Knowing your menu complexity scores is good for business. By doing so, you can improve your profitability and bottom line.

If you’re not familiar with menu complexity scores, they represent a rating for each item on your menu in terms of its complexity. Read on to see what determines a menu item’s complexity.

A menu item complexity score is an overall rating assigned to an individual menu item. The individual item’s complexity score is determined by rating the product on seven key factors required to create the menu item. Specifically, the seven key rating factors, along with a brief description of each are as follows:

1. Assembly Average. The amount of time it takes, in either seconds or minutes, to assemble the product and package it.

2. Cook Average. The amount of time in minutes it takes to cook or heat the product.

3. Cook Assembly Rating. A rating scale from 1–7 (1 being easy and 7 being difficult) is assigned to a product.

4. The Total Number of Prep Recipes Used (i.e., Noodle soup requires broth plus noodles to be prepped resulting in two prep recipes).

5. Number of Unique Prep Recipes Used (only used in one menu item, i.e., teriyaki chicken and edamame are only used in the Teriyaki Chicken Bowl. Hence this menu item would have two unique prep recipes).

6. The Number of Unique Ingredients (only used in one item that doesn’t require any prep, i.e., mozzarella cheese which is only used in Lasagna).

7. The Number of Stations Needed to Produce the Item (i.e., sandwich station, panini grill, soup warmer, microwave).

After the seven key factor ratings have been completed for a menu item, the rating numbers are added up to form an overall complexity score for that individual item. This exercise is conducted for every item on your menu. Once menu complexity scores have been determined for each of your menu items, it’s the time to put these scores to use.

How Menu Complexity Scores Can be Used. High selling and/or high profitability items with low to medium complexity scores, should be given a high priority. They should be proactively marketed and merchandised to customers in all your menu communications (i.e., mobile app, website, menuboard and P2P messaging)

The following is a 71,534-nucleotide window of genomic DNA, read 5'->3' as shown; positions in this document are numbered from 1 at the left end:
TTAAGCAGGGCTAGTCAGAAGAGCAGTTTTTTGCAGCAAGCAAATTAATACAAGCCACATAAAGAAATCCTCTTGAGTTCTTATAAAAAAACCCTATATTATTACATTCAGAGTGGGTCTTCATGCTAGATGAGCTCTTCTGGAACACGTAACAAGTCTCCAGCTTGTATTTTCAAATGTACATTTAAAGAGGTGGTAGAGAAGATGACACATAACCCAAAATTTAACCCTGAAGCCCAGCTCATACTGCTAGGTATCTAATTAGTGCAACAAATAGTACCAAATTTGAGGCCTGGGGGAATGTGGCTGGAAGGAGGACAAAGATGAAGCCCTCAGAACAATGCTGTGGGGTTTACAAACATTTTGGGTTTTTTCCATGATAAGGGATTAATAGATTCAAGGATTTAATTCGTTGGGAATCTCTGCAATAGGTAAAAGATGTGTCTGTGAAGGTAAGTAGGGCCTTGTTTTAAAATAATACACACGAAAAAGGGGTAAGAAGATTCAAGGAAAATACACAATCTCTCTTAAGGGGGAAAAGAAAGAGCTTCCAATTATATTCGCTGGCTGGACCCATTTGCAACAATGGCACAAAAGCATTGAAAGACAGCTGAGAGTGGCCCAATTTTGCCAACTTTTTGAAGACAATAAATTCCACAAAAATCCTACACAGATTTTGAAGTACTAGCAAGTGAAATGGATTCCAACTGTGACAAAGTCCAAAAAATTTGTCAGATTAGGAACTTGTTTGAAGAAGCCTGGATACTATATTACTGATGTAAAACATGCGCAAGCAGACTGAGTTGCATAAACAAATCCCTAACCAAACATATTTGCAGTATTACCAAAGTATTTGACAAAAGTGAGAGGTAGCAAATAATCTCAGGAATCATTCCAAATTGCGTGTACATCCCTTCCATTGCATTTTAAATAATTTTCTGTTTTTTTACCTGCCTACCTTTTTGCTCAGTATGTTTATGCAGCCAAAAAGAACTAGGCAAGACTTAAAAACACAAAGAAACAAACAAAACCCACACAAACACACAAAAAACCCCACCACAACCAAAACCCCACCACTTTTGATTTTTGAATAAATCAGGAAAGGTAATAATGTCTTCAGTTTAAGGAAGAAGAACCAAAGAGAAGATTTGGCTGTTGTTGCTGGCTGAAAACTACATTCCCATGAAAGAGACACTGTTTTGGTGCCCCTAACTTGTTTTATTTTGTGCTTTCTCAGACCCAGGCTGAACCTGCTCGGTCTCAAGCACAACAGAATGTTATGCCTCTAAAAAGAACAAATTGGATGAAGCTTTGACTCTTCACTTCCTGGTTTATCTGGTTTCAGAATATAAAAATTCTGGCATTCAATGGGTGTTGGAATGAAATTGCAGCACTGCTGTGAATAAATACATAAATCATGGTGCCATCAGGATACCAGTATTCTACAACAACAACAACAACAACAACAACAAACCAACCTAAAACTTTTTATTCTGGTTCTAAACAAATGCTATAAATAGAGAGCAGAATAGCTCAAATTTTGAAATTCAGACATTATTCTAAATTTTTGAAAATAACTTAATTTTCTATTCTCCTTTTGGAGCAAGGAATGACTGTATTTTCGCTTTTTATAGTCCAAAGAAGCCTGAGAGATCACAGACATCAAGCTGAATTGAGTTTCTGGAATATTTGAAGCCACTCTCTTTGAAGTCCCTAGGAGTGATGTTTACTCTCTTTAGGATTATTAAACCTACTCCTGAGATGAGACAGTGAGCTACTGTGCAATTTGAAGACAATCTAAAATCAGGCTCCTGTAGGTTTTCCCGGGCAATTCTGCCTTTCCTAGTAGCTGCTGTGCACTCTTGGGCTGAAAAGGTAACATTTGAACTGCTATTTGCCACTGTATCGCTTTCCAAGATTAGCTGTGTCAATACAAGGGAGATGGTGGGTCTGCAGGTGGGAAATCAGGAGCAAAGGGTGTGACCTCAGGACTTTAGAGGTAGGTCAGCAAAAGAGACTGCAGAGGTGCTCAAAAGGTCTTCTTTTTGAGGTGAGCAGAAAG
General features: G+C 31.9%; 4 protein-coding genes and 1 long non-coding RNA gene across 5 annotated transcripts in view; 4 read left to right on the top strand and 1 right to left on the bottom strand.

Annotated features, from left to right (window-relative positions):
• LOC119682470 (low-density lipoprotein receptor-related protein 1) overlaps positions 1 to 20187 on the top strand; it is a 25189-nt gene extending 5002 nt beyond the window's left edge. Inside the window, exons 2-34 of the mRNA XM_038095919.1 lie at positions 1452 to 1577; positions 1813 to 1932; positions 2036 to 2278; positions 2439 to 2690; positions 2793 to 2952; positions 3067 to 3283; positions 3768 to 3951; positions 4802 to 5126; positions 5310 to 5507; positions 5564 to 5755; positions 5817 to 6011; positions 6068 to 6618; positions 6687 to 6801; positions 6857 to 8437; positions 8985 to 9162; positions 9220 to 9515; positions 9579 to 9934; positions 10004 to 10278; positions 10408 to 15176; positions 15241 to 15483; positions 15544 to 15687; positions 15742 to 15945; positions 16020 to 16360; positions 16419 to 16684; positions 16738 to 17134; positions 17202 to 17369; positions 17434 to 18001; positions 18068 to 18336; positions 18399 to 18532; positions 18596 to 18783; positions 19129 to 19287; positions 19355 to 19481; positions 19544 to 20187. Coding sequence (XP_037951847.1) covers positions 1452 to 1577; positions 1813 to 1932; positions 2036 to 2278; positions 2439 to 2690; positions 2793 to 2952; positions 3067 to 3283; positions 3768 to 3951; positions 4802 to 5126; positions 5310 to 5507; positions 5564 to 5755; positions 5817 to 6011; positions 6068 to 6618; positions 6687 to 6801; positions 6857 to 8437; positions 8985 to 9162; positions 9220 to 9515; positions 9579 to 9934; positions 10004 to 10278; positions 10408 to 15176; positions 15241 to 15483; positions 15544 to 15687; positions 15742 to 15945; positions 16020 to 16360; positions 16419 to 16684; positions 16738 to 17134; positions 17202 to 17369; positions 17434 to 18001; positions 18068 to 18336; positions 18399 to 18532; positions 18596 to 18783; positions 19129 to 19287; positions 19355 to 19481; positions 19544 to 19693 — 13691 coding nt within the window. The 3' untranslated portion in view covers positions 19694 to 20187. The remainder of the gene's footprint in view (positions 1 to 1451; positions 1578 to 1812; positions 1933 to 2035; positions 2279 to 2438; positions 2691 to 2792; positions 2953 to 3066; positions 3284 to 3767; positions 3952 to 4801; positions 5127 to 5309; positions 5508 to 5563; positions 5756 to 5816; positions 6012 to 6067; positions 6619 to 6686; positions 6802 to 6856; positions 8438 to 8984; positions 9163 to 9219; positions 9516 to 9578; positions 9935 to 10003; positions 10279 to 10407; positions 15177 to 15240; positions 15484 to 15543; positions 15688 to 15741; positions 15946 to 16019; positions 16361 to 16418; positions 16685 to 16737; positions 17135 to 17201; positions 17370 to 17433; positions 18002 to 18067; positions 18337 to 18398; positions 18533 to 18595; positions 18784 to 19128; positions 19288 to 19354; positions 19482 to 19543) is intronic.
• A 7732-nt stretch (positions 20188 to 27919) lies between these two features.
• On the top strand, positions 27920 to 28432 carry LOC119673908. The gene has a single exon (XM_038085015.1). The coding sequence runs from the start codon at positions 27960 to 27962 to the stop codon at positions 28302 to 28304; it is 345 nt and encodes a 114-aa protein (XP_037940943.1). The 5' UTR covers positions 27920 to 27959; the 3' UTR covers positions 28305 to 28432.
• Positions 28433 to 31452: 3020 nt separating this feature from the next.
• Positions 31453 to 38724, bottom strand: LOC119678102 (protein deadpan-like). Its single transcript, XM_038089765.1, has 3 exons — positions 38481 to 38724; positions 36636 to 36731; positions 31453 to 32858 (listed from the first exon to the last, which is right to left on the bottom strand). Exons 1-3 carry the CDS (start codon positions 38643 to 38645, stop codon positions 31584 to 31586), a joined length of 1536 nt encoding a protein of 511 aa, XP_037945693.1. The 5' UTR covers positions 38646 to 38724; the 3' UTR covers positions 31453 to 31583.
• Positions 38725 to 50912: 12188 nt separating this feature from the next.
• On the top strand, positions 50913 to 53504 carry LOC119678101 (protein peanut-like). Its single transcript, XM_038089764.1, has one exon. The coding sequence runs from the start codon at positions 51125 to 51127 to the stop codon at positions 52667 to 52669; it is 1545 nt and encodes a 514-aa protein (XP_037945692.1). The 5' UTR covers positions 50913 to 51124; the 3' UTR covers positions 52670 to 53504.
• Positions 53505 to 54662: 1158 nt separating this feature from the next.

Low selling and/or low profitability items with medium to high scores should be downplayed with customers. In addition, they should be analyzed for simplification opportunities. For example, explore more efficient preparation techniques or cooking equipment. If simplification is not feasible, they should be considered for elimination from your menu. Note that a menu TURF Analysis (Total Unduplicated Reach and Frequency) can determine the risk associated with deleting items from your menu.  In simple terms, TURF is a research instrument that determines the shortest list of menu items to satisfy the vast majority of customers.

There are multiple benefits that can be derived from knowing your menu complexity scores. That said, the No. 1 benefit is increased profitability, which results from reducing and streamlining the labor involved to prepare your menu and deliver it to your customers. These labor savings can be achieved by conducting a thorough analysis involving the seven key factors required to make your menu items.  Making improvements in these can have a significant and immediate impact on your labor efficiency and your bottom line.

Tom Cook is a Principal of King-Casey. Established in 1953, King-Casey is a restaurant and foodservice business improvement firm. King-Casey provides strategic menu optimization advice and a range of services to help clients manage overall food and beverage offerings affecting their positioning, reputation and business growth. For information, visit or contact Tom Cook at 203/571-1776 or email

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